*n*= 1,

*m*= 0) and the next (

*n*= 3,

*m*= 0) patch antenna’s modes. One can notice nearly total absorption of electromagnetic radiation at the resonance of the first TM mode. Note, that the mode (

*n*= 2,

*m*= 0) is the dark mode and can not be exited since it does not correspond to the symmetry of the incident field.

*E*in absorptive layer (see Fig. 2(b)) calculated along the line

_{z}*z*= 0 and

*y*= 0 at frequencies A and B of the spectra shows the field oscillations that are typical for classical patch antenna [35]. Note that the field variations along the height of the absorptive layer are nearly constant since for a given resonance wavelength the phase varies only slightly with |

*z*| <

*s*/2 ≪

*λ*. We have checked the

*z*-dependence numerically (results not shown here). One can also notice the effect of field fringing at the edges of the patch. It is rather weak due to the small layer thickness. Therefore, the modes are strongly localized under the patch and the coupling between patches are extremely weak. That is why the resonant frequencies in spectra are approximately defined by Eq. (2) and independent from patch to patch distance within the studied range of Δ

*l*as one can perceive from Fig. 2(c).

## 3. Equivalent resonant circuit model

36. T. V. Teperik, V. V. Popov, and F. J. García de Abajo, “Void plasmons and total absorption of light in nanoporous metallic films,” Phys. Rev. B **71**, 085408 (2005). [CrossRef]

*Z*

_{eff}of the metasurface. In this case the reflection from metasurface can be described on a common basis independently of type of structuring. We describe the resonance of TM mode excited by a normally incident plane wave and squeezed between the patch and ground plane in terms of its equivalent resonant RLC circuit. In Fig. 3(b) we present the equivalent RLC circuit of the TM mode for the metasurface of Fig. 3(a). This circuit describes the main physical features of the resonant structures and contains (i) the total resistance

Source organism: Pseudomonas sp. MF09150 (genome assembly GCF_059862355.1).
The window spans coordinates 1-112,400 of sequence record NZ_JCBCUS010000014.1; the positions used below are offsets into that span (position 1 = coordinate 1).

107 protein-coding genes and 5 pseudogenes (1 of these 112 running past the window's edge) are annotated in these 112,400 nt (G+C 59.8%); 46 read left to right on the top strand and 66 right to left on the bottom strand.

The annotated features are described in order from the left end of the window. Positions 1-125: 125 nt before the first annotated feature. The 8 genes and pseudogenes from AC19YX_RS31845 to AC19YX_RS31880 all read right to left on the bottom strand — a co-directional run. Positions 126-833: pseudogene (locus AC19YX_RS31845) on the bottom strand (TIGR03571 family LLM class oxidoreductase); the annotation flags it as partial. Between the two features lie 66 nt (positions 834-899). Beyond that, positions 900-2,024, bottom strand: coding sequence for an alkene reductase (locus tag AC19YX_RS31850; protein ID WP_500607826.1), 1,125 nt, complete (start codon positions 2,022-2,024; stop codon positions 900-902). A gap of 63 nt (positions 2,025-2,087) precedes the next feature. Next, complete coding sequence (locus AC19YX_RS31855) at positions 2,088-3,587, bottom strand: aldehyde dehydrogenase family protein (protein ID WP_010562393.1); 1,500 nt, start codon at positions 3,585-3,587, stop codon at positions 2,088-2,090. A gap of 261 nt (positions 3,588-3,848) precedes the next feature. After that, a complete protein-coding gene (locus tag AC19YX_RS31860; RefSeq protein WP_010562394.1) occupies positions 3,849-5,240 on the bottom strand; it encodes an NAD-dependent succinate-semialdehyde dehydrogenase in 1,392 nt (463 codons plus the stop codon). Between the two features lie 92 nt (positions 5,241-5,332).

*R*that determines the amount of power absorbed due to Ohmic losses, (ii) the total inductance

*L*created by the finite electric currents oscillating in metallic patch and ground plane, and (iii) the total capacitance

*C*that describes the charge accumulation induced by the external field. Note that inline with discussion above and results of Fig. 2(b) and 2(c) we did not take into account the patch-to-patch mode coupling. Elsewhere, an addition capacitance responsible for these coupling should be connected in series to the circuit presented in Fig. 3 (see, for example, Ref. [29

29. M. Pu, C. Hu, M. Wang, C. Huang, Z. Zhao, C. Wang, Q. Feng, and X. Luo, “Design principles for infrared wide-angle perfect absorber based on plasmonic structure,” Opt. Express **19**, 17413–17420 (2011). [CrossRef] [PubMed]